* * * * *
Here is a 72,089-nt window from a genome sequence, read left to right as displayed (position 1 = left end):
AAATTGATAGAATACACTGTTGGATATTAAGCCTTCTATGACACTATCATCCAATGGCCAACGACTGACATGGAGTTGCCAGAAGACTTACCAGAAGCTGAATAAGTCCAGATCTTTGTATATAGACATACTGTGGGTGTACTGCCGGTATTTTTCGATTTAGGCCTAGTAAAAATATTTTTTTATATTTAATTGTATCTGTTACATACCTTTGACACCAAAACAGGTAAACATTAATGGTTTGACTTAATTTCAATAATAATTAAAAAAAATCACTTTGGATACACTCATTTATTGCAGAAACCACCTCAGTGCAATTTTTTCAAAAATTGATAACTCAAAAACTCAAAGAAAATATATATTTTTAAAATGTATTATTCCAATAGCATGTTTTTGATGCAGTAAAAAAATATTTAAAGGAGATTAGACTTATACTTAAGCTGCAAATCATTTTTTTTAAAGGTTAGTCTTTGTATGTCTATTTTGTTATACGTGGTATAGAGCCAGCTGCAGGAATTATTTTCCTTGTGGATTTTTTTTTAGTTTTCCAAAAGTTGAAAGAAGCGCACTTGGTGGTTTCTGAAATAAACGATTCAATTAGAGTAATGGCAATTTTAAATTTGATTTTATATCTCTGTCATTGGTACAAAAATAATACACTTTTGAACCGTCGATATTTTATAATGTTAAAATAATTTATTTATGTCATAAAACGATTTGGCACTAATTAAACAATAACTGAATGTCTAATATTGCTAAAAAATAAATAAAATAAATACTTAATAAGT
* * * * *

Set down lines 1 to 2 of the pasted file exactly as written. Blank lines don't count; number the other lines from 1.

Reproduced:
Here is a 72,089-nt window from a genome sequence, read left to right as displayed (position 1 = left end):
AAATTGATAGAATACACTGTTGGATATTAAGCCTTCTATGACACTATCATCCAATGGCCAACGACTGACATGGAGTTGCCAGAAGACTTACCAGAAGCTGAATAAGTCCAGATCTTTGTATATAGACATACTGTGGGTGTACTGCCGGTATTTTTCGATTTAGGCCTAGTAAAAATATTTTTTTATATTTAATTGTATCTGTTACATACCTTTGACACCAAAACAGGTAAACATTAATGGTTTGACTTAATTTCAATAATAATTAAAAAAAATCACTTTGGATACACTCATTTATTGCAGAAACCACCTCAGTGCAATTTTTTCAAAAATTGATAACTCAAAAACTCAAAGAAAATATATATTTTTAAAATGTATTATTCCAATAGCATGTTTTTGATGCAGTAAAAAAATATTTAAAGGAGATTAGACTTATACTTAAGCTGCAAATCATTTTTTTTAAAGGTTAGTCTTTGTATGTCTATTTTGTTATACGTGGTATAGAGCCAGCTGCAGGAATTATTTTCCTTGTGGATTTTTTTTTAGTTTTCCAAAAGTTGAAAGAAGCGCACTTGGTGGTTTCTGAAATAAACGATTCAATTAGAGTAATGGCAATTTTAAATTTGATTTTATATCTCTGTCATTGGTACAAAAATAATACACTTTTGAACCGTCGATATTTTATAATGTTAAAATAATTTATTTATGTCATAAAACGATTTGGCACTAATTAAACAATAACTGAATGTCTAATATTGCTAAAAAATAAATAAAATAAATACTTAATAAGT